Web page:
The Motor Vehicles (Amendment) Bill, 2019, which aims to make Indian roads safer, and force people to become a little more disciplined while driving, was passed by the Rajya Sabha on Wednesday with 108 votes in favour and 13 against it. The next step typically would have been to get President Ram Nath Kovind's nod to make it a law but due to a typo the legislation has been sent back to the Lok Sabha, which had previously cleared it on July 23.
The Bill, which was passed with three amendments, provides for stricter penalties for traffic-related violations, the setting up of a Motor Vehicle Accident Fund to provide compulsory insurance cover to all road users, improving services using e-Governance and guidelines for taxi aggregators - something missing in many states at present - as well as other reforms under the proposed National Transportation Policy.
Steeper penalties for traffic violations
"In the area of road safety, the Bill proposes to increase penalties to act as [a] deterrent against traffic violations," the government said in a statement on Wednesday, adding that "Penalty regarding motor vehicles is to be increased by 10 per cent every year". Here's what traffic offenders will soon have to shell out:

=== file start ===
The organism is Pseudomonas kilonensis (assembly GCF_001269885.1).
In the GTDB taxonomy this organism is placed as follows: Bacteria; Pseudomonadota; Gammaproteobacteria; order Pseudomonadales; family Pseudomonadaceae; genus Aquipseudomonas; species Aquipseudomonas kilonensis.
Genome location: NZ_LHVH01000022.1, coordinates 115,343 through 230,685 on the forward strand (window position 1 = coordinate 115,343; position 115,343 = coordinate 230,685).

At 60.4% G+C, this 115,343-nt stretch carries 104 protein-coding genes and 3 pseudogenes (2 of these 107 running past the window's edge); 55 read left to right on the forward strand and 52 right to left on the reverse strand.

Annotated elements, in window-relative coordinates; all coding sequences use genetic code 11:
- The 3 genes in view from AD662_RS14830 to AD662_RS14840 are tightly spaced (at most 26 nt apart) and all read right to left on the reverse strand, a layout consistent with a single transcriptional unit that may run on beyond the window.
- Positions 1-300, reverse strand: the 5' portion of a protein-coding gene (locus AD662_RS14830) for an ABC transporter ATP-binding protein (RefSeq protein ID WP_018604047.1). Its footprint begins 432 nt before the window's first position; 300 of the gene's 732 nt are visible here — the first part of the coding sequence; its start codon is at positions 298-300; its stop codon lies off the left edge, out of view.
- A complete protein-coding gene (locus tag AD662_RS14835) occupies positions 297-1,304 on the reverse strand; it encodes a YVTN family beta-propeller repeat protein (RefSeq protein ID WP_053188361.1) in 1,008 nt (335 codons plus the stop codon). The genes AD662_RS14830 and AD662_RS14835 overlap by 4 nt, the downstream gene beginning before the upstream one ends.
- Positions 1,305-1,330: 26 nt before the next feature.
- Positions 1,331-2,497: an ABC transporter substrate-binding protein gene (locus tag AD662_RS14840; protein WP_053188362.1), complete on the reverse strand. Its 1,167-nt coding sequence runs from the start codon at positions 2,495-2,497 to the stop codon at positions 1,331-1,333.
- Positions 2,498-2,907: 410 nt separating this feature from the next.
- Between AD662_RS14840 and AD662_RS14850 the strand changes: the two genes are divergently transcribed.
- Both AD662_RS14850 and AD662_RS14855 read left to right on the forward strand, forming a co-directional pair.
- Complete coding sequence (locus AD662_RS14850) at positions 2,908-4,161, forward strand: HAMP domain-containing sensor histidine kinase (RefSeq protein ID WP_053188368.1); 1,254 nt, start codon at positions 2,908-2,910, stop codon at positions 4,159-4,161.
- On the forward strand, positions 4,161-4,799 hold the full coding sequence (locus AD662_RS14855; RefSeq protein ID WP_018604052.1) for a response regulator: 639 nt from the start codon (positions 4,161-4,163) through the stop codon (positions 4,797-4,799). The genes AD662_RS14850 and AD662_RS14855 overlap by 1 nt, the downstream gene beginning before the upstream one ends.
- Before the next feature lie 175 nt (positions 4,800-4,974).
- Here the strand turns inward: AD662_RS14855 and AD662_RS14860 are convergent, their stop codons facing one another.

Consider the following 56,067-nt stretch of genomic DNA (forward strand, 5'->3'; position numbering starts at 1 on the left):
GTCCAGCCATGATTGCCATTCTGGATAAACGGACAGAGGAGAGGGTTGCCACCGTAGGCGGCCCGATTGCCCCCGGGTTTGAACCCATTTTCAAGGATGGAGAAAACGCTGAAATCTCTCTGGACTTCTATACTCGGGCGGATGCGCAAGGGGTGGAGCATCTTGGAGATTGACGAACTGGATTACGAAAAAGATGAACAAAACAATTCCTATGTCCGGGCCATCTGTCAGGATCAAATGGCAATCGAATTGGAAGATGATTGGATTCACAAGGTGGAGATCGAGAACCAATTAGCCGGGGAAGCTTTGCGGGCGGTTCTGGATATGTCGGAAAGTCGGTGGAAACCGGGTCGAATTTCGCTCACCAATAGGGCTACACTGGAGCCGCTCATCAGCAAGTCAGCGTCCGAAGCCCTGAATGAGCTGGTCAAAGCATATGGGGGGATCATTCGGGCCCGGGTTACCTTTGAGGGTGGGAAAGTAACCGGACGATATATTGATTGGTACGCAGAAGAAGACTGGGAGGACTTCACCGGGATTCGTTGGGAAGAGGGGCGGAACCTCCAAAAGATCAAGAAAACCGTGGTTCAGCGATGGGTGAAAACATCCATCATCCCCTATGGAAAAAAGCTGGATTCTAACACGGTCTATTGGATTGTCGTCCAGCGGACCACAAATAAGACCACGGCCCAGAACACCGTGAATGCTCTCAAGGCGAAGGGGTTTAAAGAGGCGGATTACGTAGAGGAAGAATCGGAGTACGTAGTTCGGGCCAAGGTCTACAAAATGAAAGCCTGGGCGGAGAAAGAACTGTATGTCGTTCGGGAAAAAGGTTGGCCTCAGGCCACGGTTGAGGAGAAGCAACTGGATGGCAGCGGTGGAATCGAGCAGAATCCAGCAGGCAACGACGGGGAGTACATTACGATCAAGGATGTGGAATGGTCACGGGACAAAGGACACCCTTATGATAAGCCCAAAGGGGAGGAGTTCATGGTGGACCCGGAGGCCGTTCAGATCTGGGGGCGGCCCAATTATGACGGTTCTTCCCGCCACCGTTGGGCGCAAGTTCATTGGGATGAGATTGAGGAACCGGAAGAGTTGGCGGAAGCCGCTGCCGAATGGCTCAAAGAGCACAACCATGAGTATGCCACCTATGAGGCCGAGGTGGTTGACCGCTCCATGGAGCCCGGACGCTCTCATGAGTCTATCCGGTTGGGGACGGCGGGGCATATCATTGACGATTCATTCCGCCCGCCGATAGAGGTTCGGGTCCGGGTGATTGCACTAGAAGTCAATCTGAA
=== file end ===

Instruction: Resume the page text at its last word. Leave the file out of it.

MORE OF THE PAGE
Speaking about the Bill in the Upper House, Minister of Road Transport & Highways Nitin Gadkari said the much needed amendments will improve road safety, facilitate citizens in their dealings with transport departments, strengthen rural transport, public transport and last mile connectivity through automation, computerisation and online services.
He also reiterated that the Bill would, in no way, encroach upon the powers and authorities of the states -- including the right to levy vehicle registration charge and permit fee, besides posting of officials -- but would rather empower them. "Not a single penny of state revenue would be taken by the Centre," he asserted.
The Motor Vehicles (Amendment) Bill, 2019, is based on the recommendations of the Yoonus Khan-led Group of Transport Ministers (GoM) of States constituted by the ministry to address the issue of road safety and to improve the facilitation of the citizens while dealing with transport departments. On the basis of recommendations of the GoM and other pressing requirements, the Modi government had introduced the Motor Vehicle (Amendment) Bill 2016, which was passed by the Lok Sabha in April 2017. But the legislation got stuck in the Rajya Sabha and lapsed with the dissolution of the 16th Lok Sabha.